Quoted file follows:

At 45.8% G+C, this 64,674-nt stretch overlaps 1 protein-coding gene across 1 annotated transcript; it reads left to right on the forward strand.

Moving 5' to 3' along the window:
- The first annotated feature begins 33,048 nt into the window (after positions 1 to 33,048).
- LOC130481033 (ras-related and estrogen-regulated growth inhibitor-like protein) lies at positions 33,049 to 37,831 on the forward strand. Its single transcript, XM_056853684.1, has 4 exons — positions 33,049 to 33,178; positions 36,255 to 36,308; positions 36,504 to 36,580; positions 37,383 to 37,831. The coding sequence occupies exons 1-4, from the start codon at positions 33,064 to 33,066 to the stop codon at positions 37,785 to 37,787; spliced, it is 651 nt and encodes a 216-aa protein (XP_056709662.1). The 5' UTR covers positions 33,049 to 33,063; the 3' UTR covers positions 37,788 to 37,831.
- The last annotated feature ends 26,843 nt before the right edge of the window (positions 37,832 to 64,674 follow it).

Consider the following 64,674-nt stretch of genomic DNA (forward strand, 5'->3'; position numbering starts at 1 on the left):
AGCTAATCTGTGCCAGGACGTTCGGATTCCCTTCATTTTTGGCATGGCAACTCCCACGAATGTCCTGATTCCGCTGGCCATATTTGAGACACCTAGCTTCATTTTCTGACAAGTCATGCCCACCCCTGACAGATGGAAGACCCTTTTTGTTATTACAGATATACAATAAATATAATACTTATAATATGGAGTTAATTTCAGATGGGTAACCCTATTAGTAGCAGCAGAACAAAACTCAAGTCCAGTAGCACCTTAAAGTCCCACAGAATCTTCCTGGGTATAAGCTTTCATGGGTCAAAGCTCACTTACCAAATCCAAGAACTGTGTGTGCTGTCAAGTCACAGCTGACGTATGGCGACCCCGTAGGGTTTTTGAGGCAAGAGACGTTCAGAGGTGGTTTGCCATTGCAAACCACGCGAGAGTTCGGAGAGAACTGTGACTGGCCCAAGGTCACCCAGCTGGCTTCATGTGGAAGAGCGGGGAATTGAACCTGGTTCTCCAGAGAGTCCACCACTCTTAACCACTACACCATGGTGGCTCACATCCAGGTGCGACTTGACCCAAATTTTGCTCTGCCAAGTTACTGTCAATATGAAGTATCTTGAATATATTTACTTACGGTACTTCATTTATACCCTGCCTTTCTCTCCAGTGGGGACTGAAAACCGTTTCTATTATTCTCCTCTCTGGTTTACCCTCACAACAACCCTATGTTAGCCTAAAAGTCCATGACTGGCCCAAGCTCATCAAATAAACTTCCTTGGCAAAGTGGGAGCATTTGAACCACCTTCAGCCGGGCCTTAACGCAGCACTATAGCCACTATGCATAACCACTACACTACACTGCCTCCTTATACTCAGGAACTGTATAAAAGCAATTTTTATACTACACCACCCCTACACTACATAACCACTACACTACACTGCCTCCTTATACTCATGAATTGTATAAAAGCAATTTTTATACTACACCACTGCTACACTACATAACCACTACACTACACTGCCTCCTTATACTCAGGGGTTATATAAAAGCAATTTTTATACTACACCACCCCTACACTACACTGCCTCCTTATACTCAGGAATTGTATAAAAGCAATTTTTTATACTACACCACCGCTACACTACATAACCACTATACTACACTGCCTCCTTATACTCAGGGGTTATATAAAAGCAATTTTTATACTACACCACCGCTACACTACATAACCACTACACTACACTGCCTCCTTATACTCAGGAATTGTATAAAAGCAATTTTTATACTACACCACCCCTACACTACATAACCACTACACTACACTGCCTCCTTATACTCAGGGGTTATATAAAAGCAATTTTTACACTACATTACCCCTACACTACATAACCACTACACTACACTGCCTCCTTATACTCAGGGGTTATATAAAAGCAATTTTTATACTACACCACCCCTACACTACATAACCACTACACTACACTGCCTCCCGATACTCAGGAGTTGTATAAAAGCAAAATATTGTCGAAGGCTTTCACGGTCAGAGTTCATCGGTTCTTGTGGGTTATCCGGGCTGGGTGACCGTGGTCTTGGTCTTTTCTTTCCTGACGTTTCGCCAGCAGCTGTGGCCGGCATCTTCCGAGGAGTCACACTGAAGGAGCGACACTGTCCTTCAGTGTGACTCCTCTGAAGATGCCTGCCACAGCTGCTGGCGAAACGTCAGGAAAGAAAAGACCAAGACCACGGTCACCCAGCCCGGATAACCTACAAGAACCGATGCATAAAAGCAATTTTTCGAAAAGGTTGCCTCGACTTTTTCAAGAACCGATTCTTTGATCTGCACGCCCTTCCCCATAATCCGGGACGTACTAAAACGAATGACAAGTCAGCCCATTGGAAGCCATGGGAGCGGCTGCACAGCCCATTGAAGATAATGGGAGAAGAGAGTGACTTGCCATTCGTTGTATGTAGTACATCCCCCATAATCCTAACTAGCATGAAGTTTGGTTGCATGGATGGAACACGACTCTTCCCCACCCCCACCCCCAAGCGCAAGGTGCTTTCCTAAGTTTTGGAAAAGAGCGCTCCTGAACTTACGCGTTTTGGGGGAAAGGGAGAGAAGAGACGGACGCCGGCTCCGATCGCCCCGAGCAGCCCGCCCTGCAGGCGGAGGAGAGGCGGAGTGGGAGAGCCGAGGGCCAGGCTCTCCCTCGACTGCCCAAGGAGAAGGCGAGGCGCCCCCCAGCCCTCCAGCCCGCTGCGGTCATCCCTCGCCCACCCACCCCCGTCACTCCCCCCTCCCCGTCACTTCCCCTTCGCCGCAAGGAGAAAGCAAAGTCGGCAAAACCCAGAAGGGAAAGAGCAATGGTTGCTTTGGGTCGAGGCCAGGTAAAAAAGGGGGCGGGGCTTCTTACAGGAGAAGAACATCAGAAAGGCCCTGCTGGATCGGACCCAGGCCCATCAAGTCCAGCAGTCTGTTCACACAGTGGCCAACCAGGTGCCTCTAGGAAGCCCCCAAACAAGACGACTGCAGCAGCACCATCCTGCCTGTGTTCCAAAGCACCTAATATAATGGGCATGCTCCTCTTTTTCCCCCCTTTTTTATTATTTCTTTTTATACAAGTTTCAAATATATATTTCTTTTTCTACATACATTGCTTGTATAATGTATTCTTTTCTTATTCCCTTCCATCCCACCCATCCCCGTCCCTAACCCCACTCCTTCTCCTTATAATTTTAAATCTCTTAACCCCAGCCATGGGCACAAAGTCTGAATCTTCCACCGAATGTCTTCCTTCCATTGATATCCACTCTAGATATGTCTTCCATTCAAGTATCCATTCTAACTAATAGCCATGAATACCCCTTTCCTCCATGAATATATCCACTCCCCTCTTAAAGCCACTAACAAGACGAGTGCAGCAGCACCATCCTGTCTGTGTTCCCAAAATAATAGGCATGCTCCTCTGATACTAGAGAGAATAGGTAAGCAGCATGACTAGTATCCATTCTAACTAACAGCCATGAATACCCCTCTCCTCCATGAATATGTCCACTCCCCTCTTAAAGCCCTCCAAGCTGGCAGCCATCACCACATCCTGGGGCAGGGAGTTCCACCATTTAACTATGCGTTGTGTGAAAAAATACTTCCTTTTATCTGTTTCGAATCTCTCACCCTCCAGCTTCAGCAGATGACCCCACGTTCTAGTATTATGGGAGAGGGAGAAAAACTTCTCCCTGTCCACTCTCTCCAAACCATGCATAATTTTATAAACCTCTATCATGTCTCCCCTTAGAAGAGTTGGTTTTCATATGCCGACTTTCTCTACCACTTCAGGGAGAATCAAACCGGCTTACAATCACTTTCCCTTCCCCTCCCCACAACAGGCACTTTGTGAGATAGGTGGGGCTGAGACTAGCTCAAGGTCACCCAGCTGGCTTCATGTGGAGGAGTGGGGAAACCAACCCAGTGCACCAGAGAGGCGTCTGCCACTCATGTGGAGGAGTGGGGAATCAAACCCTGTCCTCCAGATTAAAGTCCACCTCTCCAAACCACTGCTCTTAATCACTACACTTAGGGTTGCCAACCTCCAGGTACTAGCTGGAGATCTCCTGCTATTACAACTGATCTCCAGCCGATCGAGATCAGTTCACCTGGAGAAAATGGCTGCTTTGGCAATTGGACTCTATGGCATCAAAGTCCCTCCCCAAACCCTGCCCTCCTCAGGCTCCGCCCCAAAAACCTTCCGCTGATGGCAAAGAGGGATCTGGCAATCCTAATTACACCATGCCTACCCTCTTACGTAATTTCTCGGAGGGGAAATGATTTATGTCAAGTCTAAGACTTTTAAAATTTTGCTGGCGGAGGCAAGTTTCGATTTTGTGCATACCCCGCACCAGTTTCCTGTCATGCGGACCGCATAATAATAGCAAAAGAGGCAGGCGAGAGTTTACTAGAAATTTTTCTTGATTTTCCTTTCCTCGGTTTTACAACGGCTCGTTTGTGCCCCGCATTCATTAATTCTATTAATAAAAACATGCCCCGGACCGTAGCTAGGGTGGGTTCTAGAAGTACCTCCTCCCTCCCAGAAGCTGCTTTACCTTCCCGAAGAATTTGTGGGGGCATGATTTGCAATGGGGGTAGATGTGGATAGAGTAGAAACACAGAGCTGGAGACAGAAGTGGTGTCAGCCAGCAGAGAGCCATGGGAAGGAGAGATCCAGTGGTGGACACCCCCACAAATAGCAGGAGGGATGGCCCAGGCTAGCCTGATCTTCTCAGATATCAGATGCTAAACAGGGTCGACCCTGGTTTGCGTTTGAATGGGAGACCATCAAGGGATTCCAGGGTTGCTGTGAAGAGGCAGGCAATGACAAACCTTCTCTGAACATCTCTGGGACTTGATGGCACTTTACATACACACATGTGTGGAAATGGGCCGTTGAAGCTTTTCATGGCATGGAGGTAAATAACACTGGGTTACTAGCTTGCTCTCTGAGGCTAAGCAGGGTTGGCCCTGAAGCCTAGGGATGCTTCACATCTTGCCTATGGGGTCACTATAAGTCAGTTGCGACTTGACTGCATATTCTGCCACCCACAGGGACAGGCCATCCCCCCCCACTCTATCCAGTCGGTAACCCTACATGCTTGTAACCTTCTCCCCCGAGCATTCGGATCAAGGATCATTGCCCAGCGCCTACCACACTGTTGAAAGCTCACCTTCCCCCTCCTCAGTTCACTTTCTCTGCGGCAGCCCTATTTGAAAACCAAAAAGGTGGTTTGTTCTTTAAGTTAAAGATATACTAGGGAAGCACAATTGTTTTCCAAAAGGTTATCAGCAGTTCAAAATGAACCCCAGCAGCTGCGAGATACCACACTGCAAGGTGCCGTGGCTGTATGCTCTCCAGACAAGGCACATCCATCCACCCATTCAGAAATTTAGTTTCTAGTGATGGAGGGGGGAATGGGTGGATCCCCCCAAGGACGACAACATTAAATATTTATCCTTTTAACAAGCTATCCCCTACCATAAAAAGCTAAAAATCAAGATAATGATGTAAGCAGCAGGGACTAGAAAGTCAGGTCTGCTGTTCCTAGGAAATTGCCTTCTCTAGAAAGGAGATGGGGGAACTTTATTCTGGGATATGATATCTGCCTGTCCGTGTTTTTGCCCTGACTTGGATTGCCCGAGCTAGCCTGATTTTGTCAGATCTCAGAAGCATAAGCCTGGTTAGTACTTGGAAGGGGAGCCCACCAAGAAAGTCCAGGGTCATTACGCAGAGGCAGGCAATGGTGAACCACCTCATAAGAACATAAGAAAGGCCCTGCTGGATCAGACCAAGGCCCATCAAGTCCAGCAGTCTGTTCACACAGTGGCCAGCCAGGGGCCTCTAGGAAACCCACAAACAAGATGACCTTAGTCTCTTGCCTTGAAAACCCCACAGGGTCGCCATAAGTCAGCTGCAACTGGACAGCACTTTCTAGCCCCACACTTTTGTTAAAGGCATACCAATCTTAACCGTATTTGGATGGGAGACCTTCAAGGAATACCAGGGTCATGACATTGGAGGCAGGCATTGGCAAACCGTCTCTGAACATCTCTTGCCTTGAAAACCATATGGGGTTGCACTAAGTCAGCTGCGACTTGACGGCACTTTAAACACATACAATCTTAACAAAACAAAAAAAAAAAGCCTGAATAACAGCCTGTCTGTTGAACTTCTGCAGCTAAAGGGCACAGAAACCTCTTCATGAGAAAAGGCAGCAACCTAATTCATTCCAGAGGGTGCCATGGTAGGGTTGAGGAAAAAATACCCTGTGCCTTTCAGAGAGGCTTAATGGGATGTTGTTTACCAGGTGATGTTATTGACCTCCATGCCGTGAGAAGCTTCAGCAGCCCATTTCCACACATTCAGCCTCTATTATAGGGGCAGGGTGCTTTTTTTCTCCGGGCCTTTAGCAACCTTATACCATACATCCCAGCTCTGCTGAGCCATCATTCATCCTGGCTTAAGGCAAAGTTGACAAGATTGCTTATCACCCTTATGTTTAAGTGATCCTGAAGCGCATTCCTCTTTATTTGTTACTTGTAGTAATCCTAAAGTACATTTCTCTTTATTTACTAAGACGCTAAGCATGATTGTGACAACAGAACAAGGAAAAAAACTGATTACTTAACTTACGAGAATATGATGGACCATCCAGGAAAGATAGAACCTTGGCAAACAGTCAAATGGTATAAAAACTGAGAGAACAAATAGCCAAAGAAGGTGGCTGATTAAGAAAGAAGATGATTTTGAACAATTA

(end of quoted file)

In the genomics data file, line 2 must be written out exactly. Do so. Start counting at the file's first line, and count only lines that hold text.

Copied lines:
Moving 5' to 3' along the window: